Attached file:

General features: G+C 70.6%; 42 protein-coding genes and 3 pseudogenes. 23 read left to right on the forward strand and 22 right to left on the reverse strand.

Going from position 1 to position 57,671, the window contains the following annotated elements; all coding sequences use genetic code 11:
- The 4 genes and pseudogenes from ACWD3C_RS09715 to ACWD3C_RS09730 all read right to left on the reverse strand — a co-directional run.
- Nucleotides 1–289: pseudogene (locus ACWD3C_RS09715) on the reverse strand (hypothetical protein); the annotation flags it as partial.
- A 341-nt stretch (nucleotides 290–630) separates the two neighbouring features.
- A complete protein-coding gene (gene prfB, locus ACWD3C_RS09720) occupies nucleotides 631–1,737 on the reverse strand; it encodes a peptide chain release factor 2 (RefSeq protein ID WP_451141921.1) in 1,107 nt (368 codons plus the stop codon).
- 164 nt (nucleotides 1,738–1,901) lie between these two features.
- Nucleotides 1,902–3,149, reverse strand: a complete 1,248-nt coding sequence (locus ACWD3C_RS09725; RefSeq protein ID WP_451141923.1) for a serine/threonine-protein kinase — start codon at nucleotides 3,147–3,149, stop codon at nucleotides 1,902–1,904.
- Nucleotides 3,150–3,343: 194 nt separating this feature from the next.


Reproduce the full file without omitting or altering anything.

General features: G+C 70.6%; 42 protein-coding genes and 3 pseudogenes. 23 read left to right on the forward strand and 22 right to left on the reverse strand.

Going from position 1 to position 57,671, the window contains the following annotated elements; all coding sequences use genetic code 11:
- The 4 genes and pseudogenes from ACWD3C_RS09715 to ACWD3C_RS09730 all read right to left on the reverse strand — a co-directional run.
- Nucleotides 1–289: pseudogene (locus ACWD3C_RS09715) on the reverse strand (hypothetical protein); the annotation flags it as partial.
- A 341-nt stretch (nucleotides 290–630) separates the two neighbouring features.
- A complete protein-coding gene (gene prfB, locus ACWD3C_RS09720) occupies nucleotides 631–1,737 on the reverse strand; it encodes a peptide chain release factor 2 (RefSeq protein ID WP_451141921.1) in 1,107 nt (368 codons plus the stop codon).
- 164 nt (nucleotides 1,738–1,901) lie between these two features.
- Nucleotides 1,902–3,149, reverse strand: a complete 1,248-nt coding sequence (locus ACWD3C_RS09725; RefSeq protein ID WP_451141923.1) for a serine/threonine-protein kinase — start codon at nucleotides 3,147–3,149, stop codon at nucleotides 1,902–1,904.
- Nucleotides 3,150–3,343: 194 nt separating this feature from the next.